Spain Speaks Out on 7/7: A Call for UN Action
Terrorism can only be defeated by a collective response on the part of the international community. In pursuing their criminal cause, terrorists do not hesitate to abuse the multiple possibilities afforded by todayÃ¢€™s world and its technologies to spread their ideology of death and to move quickly the information, people and objects they require to carry out their crimes. Terrorism has thus become a global threat that requires a global response.
We must begin by making an effort to comprehend the conditions that facilitate the spread of fanaticism and support for terror. We cannot ignore conflicts that have become entrenched or the enormous economic, political and social divides in many societies, which occasionally serve as false pretexts for terrorist violence. It is unrealistic to aspire to peace and stability in a sea of universal injustice.
The appropriate forum to consolidate the political consensus against terrorism has to be the United Nations. The organisation must be given the means Ã¢€“ including a legal framework and the operational tools Ã¢€“ to lead the international fight against terrorism, enabling it to be waged more effectively.
One wonders which United Nations has been on the Prime Minister’s watch. The UN that’s been concerned with terrorism since its League of Nations days has done nothing but work on “a legal framework.” It says so on its web site:
[T]he United Nations and regional inter-governmental organizations have dealt with terrorism from a legal and political perspective. Since 1963, the international community has elaborated 12 universal legal instruments related to the prevention and suppression of international terrorism.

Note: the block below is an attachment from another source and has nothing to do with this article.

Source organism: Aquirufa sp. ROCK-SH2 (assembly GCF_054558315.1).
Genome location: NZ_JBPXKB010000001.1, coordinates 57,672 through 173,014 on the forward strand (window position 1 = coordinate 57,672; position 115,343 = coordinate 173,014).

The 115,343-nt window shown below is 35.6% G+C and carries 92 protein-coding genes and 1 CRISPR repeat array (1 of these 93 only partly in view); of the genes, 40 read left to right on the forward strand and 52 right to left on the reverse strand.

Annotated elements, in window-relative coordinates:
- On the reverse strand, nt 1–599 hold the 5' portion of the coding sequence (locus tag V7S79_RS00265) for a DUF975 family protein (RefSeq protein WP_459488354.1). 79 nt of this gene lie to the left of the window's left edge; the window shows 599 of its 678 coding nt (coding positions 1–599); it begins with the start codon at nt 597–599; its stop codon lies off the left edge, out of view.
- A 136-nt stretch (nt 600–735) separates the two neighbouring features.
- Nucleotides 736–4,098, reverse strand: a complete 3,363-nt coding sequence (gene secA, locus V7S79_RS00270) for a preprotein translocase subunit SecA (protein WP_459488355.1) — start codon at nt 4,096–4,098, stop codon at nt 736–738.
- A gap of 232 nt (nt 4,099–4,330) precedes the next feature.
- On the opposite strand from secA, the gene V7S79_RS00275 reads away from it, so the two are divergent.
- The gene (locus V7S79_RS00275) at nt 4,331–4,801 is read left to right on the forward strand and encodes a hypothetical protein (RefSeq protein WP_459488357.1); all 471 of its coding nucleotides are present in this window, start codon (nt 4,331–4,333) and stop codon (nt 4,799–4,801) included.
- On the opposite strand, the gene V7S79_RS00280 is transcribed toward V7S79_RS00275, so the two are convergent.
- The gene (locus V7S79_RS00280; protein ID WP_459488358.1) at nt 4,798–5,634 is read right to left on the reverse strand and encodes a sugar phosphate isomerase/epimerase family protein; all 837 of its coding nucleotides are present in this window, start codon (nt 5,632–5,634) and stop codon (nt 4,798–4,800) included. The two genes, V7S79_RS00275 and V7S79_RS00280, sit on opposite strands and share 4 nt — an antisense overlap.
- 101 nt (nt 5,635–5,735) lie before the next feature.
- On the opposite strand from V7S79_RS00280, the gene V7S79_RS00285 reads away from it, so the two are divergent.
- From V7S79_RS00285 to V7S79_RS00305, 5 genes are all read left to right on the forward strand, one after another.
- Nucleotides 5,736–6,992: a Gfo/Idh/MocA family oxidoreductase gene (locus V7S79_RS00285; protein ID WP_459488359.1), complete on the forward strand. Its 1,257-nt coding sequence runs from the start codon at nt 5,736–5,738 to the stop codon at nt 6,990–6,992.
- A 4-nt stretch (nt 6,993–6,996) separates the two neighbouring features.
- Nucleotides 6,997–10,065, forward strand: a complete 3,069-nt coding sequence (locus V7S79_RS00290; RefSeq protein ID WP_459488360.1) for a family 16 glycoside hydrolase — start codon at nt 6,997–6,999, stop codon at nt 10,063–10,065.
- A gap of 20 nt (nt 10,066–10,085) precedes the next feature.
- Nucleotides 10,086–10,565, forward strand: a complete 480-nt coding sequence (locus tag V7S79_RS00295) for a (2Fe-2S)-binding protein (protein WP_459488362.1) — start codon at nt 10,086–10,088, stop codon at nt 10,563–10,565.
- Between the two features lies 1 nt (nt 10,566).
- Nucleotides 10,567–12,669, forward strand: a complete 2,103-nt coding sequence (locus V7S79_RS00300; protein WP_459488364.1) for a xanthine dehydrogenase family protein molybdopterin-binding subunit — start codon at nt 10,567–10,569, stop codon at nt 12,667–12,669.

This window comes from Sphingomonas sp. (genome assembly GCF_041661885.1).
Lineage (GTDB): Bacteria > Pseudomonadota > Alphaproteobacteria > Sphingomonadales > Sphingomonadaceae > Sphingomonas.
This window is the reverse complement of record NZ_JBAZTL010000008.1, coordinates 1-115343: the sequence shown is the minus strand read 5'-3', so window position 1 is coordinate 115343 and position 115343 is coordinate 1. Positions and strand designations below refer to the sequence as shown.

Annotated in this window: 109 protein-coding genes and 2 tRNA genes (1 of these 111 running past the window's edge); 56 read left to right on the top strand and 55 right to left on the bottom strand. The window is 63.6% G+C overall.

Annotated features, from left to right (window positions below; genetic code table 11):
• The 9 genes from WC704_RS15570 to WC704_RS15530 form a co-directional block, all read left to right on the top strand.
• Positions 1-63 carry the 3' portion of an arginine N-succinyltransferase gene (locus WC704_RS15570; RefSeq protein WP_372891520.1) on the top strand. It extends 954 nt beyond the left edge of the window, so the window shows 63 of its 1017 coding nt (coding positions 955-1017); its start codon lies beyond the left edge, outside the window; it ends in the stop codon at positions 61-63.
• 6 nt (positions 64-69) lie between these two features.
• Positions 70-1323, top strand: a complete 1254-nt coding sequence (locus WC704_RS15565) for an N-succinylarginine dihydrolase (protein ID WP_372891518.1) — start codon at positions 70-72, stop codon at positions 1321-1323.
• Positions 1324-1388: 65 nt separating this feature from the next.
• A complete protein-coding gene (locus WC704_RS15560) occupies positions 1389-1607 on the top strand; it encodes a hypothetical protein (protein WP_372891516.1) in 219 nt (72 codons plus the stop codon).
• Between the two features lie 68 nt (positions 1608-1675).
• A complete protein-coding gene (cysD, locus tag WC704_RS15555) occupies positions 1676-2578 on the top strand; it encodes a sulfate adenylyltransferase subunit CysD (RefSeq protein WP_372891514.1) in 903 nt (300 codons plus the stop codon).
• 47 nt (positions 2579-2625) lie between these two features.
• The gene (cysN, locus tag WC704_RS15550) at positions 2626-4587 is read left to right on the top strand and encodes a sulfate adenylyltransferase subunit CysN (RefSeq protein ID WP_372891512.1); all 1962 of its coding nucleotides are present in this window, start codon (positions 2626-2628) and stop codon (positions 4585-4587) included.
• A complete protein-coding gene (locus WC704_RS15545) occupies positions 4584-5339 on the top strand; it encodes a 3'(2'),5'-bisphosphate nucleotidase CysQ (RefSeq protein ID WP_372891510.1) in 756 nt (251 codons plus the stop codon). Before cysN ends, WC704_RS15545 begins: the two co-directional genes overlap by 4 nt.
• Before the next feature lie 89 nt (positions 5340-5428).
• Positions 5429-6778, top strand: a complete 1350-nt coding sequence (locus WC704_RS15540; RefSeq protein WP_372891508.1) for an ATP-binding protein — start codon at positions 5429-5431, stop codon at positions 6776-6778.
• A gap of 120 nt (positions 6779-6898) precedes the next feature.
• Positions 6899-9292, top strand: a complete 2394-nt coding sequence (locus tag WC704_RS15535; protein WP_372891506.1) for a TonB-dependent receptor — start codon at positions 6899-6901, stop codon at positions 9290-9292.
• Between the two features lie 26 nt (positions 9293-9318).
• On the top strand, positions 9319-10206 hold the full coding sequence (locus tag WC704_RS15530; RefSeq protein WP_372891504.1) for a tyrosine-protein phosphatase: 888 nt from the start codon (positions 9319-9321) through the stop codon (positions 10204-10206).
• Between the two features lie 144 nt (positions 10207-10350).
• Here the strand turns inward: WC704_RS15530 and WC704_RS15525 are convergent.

Indeed, in 2003, it mounted a project on “strengthening the legal regime against terrorism.”
But, more broadly, the problem with the UN approach is that it’s fundamentally misguided: its terrorism unit is housed within the Office on Drugs and Crime. While terrorists are engaged in pretty much every kind of nefarious activity, I highly doubt that the world can defeat them with the exact same techniques as those used for organized crime, corruption, and money laundering.
It’d be one thing if the Prime Minister were calling on world leaders to rethink the mission of the UN. But that’s not what he’s doing. When he writes that “we must do away with ring-fenced judicial and policing systems that criminals continue to exploit for their ends,” it’s clear to me that he wants to perpetuate the status quo rather than change it. As such, his proposals appear woefully inadequate.